In certain circumstances, you have a constitutional right to remain silent and to refrain from saying anything (because anything you do say can and will be used against you in a court of law). Not enough people exercise that right to remain silent. They speak too freely and say too much, and their openness eventually comes back to haunt them. That was the situation for one man seeking to get his driving privileges back. He lost his case, in no small part, because of the statements he made to a police officer at the scene of an accident. Always know your rights and use them, including retaining skilled California DMV attorney to help you reverse your license suspension.
The man in the case, M.C., was involved in a traffic accident in Bakersfield. M.C. had been drinking prior to the crash. A Bakersfield officer approached M.C. and started asking him some questions.
If you are a driver who is in a situation like M.C.’s, there are several things that you know for sure. You know you’ve been in an accident. You know that the person in uniform who is asking you questions is a law enforcement officer whose job includes, among other things, investigating the scene of the accident for possible criminal activity. Additionally, you know that you have consumed some quantity of alcohol, thereby raising at least some degree of possibility that the police will investigate you for, and possible charge you with, driving under the influence.
Given those facts, it is possibly worthwhile to minimize what you say to the police, in order to avoid harming your legal position. M.C. admitted to the officer that he was one of the drivers involved in the accident and the only occupant of his vehicle. This might seem like a harmless admission, but as the case unfolded, that was not necessarily true.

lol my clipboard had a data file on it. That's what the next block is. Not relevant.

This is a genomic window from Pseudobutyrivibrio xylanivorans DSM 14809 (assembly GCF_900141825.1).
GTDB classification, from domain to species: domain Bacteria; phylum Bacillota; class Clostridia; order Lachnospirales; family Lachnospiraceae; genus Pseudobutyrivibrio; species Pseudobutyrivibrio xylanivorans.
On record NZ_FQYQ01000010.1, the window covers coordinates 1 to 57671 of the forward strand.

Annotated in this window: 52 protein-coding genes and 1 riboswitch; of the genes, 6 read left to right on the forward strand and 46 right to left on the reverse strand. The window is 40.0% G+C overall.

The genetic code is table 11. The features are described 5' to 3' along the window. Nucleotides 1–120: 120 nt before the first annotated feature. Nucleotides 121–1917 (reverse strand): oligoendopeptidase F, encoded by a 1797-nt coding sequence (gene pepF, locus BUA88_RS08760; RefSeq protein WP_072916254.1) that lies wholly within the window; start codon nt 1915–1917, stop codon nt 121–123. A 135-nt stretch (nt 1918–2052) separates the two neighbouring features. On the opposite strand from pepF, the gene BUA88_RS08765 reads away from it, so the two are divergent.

M.C. also admitted to having drunk four 22-ounce beers and having drunk the last one less than 20 minutes before the crash. The officer did a preliminary alcohol-screening test and subsequently placed M.C. under arrest for driving under the influence.
M.C.’s admissions came back to cause him problems in his DMV hearing seeking the reinstatement of his driver’s license. M.C. argued that the DMV had no proof M.C. was actually driving that night. However, the DMV had proof that M.C. admitted to the officer that he was one of the drivers, was the only occupant of his vehicle, had drunk four beers and had consumed the fourth beer shortly before getting behind the wheel. The rules of evidence call these admissions “statements against interest,” which made their content admissible evidence. That meant that the admissions undermined M.C.’s argument that he wasn’t driving.
When it comes to taking on the DMV and getting your driving privileges reinstated, be sure to contact the skilled San Francisco DMV professionals at Uthman Law Office. Attorney David Uthman has over 20 years of experience as a litigation attorney and almost a decade of experience as a police officer. Put our knowledge of the law and the system to work for you. Call us today at (415) 556-9200 to schedule your FREE initial consultation to get the help you need.
More blog posts:
The California DMV Has Suspended My License. What Options Do I Have to Get Back on the Road?, San Francisco Criminal Lawyer Blog, June 27, 2018
The Risks You Take When You Handle Your DMV Driver’s License Suspension Case On Your Own Without a San Francisco Attorney, San Francisco Criminal Lawyer Blog, Feb. 16, 2018
Photo Credit: Federal Bureau of Investigation [Public Domain]